This is also the type of amends you will make to someone who has passed away that you owe an amends to. You should make amends when you reach step 9, if you are working a program of recovery and going through the steps with a sponsor. If you are not working a 12-step program of recovery, we highly recommend it, however, you can make amends during your recovery process. As it says in step 9, make amends to someone only if it will not injure them or others. Some amends are best played out as a commitment to yourself, not to engage in the same behavior that caused the wrongdoing. The amends you make to your loved ones are admitting your wrongs and shortcomings due to your addiction. But simply saying you’re sorry and staying sober may not be enough for some of the people you’ve harmed.
How do you make a narcissist miserable?
- Tactic #1. Know your enemy.
- Tactic #2. Call them out on their “bs”
- Tactic #3. Tell them, “No”
- Tactic #4. Hit them with new boundaries.
- Tactic #5. Hold them accountable.
- Tactic #6. Set consequences.
- Tactic #7. Hit them with facts and evidence.
- Tactic #8. Shift the spotlight onto yourself.
Every patient in our care receives a personalized treatment plan that takes into account their unique needs. But, by facing reality and the long-term impact of your actions, and making amends to those you’ve hurt, you’re able to make peace with the past and put it behind you and move forward. Some of these same things can happen to the other person in the process. Or, they may gain greater insights about addiction and commit to being a more supportive person in your recovery. There are three main types of amends, and it’s important to recognize which one is appropriate in a given situation. Understanding some making amends examples can help the individual correct past behaviors. Commit to working your program and aftercare plan after your substance misuse addiction treatment.
What Are Living Amends?
You can write down every instance where your actions related to substance abuse resulted in harm to another person. For example, if you stole money you should write down from whom and how much. If you wrecked a friend’s car, you should total the damage to see what you owe them to repair it. If you cheated with a friend’s spouse, add that to your list and you can figure out how to make amends later. Even if you are unsure of the victim of the crime, such as stealing money from a tip jar or embezzling money from your company, write it down. By getting her family involved and putting in the work, Kristin was able to make living amends with them before she ever made any direct amends. In fact, it was almost three years before she verbalized any direct amends.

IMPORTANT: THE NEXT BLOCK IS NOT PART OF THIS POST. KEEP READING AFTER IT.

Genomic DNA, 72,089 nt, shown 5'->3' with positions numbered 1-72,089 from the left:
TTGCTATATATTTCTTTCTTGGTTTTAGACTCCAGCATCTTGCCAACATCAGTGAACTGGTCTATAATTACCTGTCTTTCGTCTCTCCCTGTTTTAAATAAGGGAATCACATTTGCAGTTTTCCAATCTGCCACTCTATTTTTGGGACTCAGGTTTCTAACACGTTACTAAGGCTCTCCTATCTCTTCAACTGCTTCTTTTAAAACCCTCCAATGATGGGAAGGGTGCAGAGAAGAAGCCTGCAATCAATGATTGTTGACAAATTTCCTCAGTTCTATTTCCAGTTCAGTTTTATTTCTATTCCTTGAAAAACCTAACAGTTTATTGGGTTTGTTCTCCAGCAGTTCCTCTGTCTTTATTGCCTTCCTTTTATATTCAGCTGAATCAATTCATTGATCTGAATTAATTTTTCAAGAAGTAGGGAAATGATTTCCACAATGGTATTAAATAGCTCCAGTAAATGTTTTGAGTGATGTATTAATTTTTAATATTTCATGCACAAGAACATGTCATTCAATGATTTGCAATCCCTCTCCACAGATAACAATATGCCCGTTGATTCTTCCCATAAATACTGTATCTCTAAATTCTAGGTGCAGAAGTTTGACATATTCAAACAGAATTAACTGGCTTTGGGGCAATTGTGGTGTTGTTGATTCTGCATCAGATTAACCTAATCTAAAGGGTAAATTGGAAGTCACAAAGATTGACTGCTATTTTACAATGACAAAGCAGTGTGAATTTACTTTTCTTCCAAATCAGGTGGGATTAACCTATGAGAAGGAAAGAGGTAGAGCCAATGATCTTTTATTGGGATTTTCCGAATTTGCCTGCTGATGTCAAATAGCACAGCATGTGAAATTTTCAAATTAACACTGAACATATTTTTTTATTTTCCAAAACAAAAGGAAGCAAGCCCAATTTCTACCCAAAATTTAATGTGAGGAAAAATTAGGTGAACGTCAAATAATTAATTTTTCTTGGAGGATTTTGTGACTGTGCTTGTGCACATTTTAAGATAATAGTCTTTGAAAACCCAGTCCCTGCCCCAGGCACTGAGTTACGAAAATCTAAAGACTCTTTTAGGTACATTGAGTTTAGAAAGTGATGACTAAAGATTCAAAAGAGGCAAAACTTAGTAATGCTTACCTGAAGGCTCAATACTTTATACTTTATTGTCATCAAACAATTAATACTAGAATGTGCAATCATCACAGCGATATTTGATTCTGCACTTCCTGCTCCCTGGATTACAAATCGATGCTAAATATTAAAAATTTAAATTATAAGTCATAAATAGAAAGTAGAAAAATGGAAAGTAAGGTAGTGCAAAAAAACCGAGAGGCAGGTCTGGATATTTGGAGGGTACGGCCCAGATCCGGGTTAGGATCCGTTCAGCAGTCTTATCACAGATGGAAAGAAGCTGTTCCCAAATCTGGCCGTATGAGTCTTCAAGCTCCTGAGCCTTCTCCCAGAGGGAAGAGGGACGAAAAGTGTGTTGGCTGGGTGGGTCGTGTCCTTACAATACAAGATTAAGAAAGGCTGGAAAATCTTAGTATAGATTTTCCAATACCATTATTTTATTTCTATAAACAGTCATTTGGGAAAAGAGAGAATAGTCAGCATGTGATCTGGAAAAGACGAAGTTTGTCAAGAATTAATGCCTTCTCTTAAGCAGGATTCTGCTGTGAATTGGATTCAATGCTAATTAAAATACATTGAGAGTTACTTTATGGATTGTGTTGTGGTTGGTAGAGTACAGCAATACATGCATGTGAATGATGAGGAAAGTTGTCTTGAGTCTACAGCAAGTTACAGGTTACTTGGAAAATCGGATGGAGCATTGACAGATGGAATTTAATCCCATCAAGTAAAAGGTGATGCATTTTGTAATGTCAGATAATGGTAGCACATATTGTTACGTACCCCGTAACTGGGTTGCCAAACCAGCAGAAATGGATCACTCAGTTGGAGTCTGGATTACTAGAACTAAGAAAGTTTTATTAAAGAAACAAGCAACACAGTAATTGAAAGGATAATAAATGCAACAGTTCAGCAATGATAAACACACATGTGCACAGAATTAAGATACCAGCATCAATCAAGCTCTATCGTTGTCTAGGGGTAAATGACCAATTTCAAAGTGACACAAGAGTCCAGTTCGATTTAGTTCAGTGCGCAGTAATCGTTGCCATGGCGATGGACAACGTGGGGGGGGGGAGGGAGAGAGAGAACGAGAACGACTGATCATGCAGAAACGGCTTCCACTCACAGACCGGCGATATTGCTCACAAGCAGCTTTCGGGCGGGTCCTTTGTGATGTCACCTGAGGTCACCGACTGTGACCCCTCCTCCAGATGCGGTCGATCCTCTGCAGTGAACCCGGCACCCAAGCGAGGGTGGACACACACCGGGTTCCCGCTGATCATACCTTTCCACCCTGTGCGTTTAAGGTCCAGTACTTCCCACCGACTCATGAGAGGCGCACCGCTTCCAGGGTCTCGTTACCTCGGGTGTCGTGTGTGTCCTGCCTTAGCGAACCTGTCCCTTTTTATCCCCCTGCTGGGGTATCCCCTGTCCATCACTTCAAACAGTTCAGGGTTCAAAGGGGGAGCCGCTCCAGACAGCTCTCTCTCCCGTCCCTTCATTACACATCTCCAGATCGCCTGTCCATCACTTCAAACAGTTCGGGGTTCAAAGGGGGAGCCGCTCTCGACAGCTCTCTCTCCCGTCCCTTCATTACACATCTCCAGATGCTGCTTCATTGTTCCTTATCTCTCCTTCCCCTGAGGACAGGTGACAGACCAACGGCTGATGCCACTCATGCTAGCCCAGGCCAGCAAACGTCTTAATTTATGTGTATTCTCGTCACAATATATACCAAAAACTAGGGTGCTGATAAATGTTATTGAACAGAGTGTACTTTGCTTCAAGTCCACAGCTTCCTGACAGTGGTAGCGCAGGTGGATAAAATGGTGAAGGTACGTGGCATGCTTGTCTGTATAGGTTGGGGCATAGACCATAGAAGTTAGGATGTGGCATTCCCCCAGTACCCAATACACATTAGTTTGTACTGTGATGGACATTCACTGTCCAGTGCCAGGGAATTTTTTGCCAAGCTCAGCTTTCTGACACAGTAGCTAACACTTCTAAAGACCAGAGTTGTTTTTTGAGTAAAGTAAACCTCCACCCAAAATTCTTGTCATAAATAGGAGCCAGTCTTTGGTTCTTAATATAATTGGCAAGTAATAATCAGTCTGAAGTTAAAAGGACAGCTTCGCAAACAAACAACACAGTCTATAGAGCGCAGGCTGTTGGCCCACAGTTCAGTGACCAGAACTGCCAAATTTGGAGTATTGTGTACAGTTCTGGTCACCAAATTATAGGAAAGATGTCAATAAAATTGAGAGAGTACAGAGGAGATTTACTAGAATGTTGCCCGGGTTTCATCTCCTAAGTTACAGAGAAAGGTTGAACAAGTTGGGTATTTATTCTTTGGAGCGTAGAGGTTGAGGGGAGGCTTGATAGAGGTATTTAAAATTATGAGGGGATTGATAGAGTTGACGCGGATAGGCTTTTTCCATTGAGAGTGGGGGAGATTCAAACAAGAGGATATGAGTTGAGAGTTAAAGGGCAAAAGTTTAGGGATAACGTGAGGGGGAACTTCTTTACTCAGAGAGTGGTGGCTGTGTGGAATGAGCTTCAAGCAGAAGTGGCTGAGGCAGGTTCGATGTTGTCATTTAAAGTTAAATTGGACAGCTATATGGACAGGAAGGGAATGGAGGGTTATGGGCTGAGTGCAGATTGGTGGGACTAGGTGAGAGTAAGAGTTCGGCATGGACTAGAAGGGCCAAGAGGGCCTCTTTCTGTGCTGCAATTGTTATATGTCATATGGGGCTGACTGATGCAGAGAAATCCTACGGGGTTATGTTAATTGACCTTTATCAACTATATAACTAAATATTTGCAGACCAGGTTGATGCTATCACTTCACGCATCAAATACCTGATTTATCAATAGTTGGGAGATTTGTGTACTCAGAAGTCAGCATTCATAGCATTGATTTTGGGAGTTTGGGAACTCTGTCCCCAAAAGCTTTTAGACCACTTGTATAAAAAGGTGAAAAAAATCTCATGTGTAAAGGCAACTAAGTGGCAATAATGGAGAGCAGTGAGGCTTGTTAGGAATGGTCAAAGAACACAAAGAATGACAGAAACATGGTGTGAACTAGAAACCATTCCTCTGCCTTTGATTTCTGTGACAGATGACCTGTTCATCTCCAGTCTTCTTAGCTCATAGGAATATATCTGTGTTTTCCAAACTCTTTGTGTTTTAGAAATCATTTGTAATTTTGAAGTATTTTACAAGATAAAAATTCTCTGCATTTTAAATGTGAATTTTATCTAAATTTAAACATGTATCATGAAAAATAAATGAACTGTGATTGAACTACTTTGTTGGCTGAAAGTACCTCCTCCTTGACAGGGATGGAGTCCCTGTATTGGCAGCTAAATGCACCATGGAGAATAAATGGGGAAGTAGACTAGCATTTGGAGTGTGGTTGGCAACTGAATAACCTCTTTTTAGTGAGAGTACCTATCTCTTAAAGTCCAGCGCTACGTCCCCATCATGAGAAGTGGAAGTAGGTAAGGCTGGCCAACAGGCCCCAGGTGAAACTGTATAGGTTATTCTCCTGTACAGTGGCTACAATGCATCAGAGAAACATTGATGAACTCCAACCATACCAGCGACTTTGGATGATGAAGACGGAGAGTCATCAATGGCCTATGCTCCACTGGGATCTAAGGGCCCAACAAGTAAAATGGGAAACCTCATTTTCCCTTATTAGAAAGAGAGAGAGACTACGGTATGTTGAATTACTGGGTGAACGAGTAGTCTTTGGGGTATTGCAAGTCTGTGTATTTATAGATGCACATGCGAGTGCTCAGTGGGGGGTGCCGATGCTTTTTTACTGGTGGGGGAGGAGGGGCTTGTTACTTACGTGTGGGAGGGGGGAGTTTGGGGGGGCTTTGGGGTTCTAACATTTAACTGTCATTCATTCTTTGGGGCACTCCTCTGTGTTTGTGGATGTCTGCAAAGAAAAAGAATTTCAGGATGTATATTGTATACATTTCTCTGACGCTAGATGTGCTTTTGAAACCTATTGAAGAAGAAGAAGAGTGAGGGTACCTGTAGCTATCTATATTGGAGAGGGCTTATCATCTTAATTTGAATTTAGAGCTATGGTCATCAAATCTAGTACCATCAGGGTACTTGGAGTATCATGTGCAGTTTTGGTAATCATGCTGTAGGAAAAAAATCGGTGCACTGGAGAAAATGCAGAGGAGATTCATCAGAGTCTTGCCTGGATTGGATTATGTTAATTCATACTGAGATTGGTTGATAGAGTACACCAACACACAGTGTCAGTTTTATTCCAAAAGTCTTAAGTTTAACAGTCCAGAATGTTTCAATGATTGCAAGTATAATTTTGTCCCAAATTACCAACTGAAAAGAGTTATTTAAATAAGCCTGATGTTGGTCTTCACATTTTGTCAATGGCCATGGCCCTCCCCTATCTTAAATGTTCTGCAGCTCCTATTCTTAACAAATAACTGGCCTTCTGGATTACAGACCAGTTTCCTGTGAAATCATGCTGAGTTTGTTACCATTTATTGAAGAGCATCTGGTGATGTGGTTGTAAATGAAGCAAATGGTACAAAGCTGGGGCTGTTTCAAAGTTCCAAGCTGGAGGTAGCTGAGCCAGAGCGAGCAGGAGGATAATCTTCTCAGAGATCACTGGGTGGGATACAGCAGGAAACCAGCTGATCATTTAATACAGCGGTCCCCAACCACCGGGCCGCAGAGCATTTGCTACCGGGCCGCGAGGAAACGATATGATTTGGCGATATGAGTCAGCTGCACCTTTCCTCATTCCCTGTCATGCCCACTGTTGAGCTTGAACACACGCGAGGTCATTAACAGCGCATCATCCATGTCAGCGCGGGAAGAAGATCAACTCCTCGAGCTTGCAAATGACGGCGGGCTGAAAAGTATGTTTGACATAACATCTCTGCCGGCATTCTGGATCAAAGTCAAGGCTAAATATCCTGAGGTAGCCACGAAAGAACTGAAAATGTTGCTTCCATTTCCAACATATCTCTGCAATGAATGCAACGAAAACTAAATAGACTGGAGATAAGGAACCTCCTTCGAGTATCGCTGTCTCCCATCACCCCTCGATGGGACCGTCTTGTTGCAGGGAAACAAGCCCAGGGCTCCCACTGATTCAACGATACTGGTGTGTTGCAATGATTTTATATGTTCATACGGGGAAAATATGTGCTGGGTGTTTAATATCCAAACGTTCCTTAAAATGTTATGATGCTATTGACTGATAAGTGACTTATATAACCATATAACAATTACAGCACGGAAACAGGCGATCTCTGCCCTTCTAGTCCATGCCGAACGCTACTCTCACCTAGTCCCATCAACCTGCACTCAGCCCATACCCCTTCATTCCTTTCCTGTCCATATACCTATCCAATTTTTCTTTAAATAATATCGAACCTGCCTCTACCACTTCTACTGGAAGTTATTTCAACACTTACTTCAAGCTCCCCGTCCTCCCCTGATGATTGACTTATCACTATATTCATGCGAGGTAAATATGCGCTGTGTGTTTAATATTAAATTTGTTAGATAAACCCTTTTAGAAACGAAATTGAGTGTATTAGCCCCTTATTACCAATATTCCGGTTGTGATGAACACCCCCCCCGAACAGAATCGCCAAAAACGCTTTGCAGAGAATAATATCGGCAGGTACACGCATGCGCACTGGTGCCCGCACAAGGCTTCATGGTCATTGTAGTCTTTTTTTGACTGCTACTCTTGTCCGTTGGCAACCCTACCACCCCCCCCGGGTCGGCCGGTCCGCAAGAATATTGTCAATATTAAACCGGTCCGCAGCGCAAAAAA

- Have open and honest conversations about the relationship and where it can use improvement and stay committed to those changes.
- To discern whether to make amends, ask yourself why you’re wanting to contact the person.
- By making amends, you’ll have the opportunity to reconnect with people you’ve harmed as a result of your addiction.
- Keep moving towards those people who are welcoming and ready to accept your amends.
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Making Amends: How to Approach Step 9 AA… and When Not To
Giving back to the community and helping others is a common way to make an indirect amend when you are in recovery. It’s a form of resolution.Learning how to change your attitudes and behaviors while in treatment can conjure up feelings of guilt or anxiety about the way you treated people in the past. By making amends with someone, you’re resolving conflict not only with that person but with yourself too. When I was about four years sober, I reached out to apologize to—and forgive—someone who I still believe wronged me in many ways. The story I had told myself in active addiction, and in the first couple years of sobriety, was that they were a terrible person who had messed up my life. I am very sorry for stealing money out of your desk in order to fund my drug habit last year. Remembering how I stole from you makes me sad and fills me with shame.